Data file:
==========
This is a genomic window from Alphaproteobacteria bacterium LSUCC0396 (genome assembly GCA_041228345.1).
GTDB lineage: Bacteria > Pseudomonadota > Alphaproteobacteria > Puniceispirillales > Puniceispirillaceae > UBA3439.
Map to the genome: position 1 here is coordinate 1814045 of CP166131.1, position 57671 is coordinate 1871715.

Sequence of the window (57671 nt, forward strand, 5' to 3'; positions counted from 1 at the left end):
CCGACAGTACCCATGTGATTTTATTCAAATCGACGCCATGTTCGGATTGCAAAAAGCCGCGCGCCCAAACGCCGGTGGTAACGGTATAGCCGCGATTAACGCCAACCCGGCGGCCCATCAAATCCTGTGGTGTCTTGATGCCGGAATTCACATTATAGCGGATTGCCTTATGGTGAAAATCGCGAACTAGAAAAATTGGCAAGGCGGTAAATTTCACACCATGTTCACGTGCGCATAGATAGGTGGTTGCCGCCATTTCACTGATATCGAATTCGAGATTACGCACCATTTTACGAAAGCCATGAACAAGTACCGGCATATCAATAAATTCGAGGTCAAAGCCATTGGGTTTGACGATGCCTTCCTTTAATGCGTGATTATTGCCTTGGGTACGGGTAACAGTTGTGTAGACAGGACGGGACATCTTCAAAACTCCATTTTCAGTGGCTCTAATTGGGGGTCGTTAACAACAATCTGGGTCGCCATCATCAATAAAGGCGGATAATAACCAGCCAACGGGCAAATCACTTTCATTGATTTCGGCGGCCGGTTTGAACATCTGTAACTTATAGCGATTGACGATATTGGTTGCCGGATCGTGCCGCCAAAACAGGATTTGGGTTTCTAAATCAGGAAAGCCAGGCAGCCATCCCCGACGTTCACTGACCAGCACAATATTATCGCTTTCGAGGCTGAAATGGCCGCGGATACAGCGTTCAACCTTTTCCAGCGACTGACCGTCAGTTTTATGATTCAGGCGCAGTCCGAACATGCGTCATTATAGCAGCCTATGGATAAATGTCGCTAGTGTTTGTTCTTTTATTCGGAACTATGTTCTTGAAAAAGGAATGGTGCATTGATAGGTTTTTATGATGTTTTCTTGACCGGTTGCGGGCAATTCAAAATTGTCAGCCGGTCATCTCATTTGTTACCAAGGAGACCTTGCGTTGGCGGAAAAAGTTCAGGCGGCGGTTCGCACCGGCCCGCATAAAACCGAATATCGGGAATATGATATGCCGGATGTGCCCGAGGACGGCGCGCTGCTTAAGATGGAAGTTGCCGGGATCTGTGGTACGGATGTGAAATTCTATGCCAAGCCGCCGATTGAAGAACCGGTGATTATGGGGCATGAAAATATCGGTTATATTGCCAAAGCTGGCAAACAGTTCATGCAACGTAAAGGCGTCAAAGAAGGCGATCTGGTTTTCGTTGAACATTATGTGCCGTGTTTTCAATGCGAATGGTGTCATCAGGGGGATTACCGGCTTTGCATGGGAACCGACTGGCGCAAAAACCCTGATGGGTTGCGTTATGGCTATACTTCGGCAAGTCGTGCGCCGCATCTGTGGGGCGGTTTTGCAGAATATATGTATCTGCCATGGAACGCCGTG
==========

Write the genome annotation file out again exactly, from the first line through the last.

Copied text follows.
This is a genomic window from Alphaproteobacteria bacterium LSUCC0396 (genome assembly GCA_041228345.1).
GTDB lineage: Bacteria > Pseudomonadota > Alphaproteobacteria > Puniceispirillales > Puniceispirillaceae > UBA3439.
Map to the genome: position 1 here is coordinate 1814045 of CP166131.1, position 57671 is coordinate 1871715.

Sequence of the window (57671 nt, forward strand, 5' to 3'; positions counted from 1 at the left end):
CCGACAGTACCCATGTGATTTTATTCAAATCGACGCCATGTTCGGATTGCAAAAAGCCGCGCGCCCAAACGCCGGTGGTAACGGTATAGCCGCGATTAACGCCAACCCGGCGGCCCATCAAATCCTGTGGTGTCTTGATGCCGGAATTCACATTATAGCGGATTGCCTTATGGTGAAAATCGCGAACTAGAAAAATTGGCAAGGCGGTAAATTTCACACCATGTTCACGTGCGCATAGATAGGTGGTTGCCGCCATTTCACTGATATCGAATTCGAGATTACGCACCATTTTACGAAAGCCATGAACAAGTACCGGCATATCAATAAATTCGAGGTCAAAGCCATTGGGTTTGACGATGCCTTCCTTTAATGCGTGATTATTGCCTTGGGTACGGGTAACAGTTGTGTAGACAGGACGGGACATCTTCAAAACTCCATTTTCAGTGGCTCTAATTGGGGGTCGTTAACAACAATCTGGGTCGCCATCATCAATAAAGGCGGATAATAACCAGCCAACGGGCAAATCACTTTCATTGATTTCGGCGGCCGGTTTGAACATCTGTAACTTATAGCGATTGACGATATTGGTTGCCGGATCGTGCCGCCAAAACAGGATTTGGGTTTCTAAATCAGGAAAGCCAGGCAGCCATCCCCGACGTTCACTGACCAGCACAATATTATCGCTTTCGAGGCTGAAATGGCCGCGGATACAGCGTTCAACCTTTTCCAGCGACTGACCGTCAGTTTTATGATTCAGGCGCAGTCCGAACATGCGTCATTATAGCAGCCTATGGATAAATGTCGCTAGTGTTTGTTCTTTTATTCGGAACTATGTTCTTGAAAAAGGAATGGTGCATTGATAGGTTTTTATGATGTTTTCTTGACCGGTTGCGGGCAATTCAAAATTGTCAGCCGGTCATCTCATTTGTTACCAAGGAGACCTTGCGTTGGCGGAAAAAGTTCAGGCGGCGGTTCGCACCGGCCCGCATAAAACCGAATATCGGGAATATGATATGCCGGATGTGCCCGAGGACGGCGCGCTGCTTAAGATGGAAGTTGCCGGGATCTGTGGTACGGATGTGAAATTCTATGCCAAGCCGCCGATTGAAGAACCGGTGATTATGGGGCATGAAAATATCGGTTATATTGCCAAAGCTGGCAAACAGTTCATGCAACGTAAAGGCGTCAAAGAAGGCGATCTGGTTTTCGTTGAACATTATGTGCCGTGTTTTCAATGCGAATGGTGTCATCAGGGGGATTACCGGCTTTGCATGGGAACCGACTGGCGCAAAAACCCTGATGGGTTGCGTTATGGCTATACTTCGGCAAGTCGTGCGCCGCATCTGTGGGGCGGTTTTGCAGAATATATGTATCTGCCATGGAACGCCGTG